It is well known that the maximum likelihood estimator of logistic regression does not admit a closed form solution, at least in the general case where the predictors are not binary or categorical. Whereas, ordinary least squares regression does have a closed form solution in terms of matrix inverses.

Is there a proof that logistic regression can't have a closed form solution or it is simply that none have been found after an extensive search? Proofs of the non-existence of things are presumably difficult in general. Is there at least an agreed upon definition of closed form in this context?

  • $\begingroup$ B/c convergence of iterative methods is not guaranteed (at least according to the wikipedia article), then it seems like the corrsponding optimization is non-convex. This is by no means a proof, but generally speaking non-convex optimization problems usually don't have "easy exact solutions" which usually rules out the existence of a "closed form solution", if for no other reason than the existence of a "closed form solution" would imply an "easy" algorithm for the solution. math.stackexchange.com/questions/1985008/… $\endgroup$ Feb 15, 2022 at 1:49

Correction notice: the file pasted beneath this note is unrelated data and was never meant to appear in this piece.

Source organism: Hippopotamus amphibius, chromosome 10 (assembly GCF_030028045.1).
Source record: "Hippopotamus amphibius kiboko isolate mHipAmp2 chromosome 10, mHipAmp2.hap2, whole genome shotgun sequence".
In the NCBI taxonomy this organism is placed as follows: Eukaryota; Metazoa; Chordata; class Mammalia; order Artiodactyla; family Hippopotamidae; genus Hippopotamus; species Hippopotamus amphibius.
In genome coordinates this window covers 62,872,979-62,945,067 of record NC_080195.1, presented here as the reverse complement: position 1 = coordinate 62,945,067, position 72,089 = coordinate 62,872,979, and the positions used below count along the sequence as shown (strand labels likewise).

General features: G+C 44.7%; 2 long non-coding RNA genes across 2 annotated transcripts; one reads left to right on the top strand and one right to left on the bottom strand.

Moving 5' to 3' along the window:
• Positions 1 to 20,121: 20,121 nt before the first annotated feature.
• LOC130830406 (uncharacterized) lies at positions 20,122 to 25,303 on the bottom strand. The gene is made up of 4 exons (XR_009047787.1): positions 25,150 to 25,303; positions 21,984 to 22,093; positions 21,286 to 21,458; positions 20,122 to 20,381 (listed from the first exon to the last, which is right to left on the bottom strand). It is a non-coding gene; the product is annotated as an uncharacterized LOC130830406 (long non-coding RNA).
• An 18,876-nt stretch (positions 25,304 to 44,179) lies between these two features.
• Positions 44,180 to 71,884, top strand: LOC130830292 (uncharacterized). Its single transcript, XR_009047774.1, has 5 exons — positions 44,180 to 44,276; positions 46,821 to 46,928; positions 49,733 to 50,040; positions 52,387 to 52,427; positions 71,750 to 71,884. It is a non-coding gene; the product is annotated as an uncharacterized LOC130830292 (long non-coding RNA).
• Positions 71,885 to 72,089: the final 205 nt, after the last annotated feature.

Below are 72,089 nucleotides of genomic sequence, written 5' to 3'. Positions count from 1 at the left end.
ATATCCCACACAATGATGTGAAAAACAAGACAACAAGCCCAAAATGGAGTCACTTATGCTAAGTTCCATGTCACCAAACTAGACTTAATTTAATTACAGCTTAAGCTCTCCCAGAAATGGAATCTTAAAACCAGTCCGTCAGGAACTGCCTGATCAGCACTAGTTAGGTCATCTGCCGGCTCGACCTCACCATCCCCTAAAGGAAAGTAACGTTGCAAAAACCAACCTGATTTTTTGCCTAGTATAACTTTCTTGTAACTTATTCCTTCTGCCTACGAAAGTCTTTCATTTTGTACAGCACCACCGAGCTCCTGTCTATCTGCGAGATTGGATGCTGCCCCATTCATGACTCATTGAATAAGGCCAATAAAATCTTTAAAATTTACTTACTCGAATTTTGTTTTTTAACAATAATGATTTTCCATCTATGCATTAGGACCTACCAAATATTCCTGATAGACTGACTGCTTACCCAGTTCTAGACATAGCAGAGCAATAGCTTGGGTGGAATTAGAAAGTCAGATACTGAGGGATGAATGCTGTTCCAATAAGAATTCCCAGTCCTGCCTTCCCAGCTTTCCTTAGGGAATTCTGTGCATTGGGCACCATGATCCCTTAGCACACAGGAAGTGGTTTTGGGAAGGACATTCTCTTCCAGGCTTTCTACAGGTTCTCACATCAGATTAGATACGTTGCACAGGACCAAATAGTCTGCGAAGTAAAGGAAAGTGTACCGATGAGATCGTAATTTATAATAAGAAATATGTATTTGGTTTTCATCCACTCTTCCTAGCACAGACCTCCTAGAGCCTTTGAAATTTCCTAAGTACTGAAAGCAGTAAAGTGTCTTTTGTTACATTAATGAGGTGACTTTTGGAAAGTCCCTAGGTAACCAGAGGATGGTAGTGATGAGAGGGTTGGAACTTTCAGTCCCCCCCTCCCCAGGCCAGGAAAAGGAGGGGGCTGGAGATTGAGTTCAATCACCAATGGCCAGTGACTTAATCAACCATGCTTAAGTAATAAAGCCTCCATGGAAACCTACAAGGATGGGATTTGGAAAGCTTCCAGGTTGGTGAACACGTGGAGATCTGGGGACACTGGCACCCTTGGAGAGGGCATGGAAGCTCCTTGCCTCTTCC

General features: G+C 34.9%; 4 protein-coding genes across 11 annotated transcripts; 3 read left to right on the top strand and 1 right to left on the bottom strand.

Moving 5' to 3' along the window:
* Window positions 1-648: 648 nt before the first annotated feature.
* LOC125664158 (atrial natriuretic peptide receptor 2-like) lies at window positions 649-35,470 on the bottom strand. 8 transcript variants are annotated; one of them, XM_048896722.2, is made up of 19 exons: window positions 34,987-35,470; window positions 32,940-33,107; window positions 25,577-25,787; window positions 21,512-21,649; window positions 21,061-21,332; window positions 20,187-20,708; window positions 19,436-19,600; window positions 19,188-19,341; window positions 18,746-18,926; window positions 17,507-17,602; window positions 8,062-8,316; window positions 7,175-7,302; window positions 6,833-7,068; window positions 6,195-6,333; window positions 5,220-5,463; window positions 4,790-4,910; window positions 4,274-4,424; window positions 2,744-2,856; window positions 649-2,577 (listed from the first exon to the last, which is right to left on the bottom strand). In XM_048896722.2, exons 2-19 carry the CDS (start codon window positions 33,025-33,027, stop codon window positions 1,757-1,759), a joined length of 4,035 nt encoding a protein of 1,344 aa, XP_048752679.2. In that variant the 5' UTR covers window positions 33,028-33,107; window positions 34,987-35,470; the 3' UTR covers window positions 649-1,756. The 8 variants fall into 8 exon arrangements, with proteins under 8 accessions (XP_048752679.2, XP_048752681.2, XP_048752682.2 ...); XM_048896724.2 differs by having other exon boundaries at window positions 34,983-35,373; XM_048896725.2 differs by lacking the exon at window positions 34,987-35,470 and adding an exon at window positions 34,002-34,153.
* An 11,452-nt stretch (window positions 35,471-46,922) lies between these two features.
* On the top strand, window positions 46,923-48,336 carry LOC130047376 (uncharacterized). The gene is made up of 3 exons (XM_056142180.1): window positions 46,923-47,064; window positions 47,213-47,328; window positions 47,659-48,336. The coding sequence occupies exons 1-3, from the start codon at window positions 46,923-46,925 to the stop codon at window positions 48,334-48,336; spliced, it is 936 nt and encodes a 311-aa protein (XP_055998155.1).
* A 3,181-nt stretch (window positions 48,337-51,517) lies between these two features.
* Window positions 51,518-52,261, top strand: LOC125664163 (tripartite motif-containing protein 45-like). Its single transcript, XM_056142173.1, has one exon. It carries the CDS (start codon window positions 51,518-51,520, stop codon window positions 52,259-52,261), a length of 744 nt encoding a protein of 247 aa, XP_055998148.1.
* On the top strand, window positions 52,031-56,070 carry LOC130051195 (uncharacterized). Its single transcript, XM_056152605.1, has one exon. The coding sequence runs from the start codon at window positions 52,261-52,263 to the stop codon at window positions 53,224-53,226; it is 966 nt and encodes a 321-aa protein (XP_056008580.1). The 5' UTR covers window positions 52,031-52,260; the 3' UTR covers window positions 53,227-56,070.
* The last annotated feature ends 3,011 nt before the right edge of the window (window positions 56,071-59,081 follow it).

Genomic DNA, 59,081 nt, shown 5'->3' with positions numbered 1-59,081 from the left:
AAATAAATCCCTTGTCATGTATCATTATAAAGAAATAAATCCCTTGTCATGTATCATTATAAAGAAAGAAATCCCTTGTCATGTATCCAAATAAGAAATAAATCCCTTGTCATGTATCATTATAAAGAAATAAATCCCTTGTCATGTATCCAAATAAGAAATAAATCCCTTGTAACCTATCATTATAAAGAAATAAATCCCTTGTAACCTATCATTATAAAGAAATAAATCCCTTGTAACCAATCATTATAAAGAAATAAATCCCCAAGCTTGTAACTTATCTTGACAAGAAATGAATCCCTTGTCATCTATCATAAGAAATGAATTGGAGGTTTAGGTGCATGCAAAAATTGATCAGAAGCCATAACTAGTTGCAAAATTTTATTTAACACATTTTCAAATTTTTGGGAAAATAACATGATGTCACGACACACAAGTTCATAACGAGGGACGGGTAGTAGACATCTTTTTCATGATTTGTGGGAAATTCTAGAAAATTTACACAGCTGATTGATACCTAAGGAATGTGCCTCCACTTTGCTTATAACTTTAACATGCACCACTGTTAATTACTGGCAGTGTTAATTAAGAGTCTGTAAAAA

• $\begingroup$ Cf. also arxiv.org/abs/1712.07897 Although anyway apparently I am wrong and the log-likelihood for logistic regression is convex stats.stackexchange.com/questions/295920/… -- admittedly it is still fairly common that convex optimization problems lack closed form solutions, but that being said because most are not NP-hard it follows that NP-hardness can not be used as a "proof" of "non-existence of a closed form". Anyway I agree with you that this is a good question and evidently I don't know the answer. Sorry $\endgroup$ Feb 15, 2022 at 1:53


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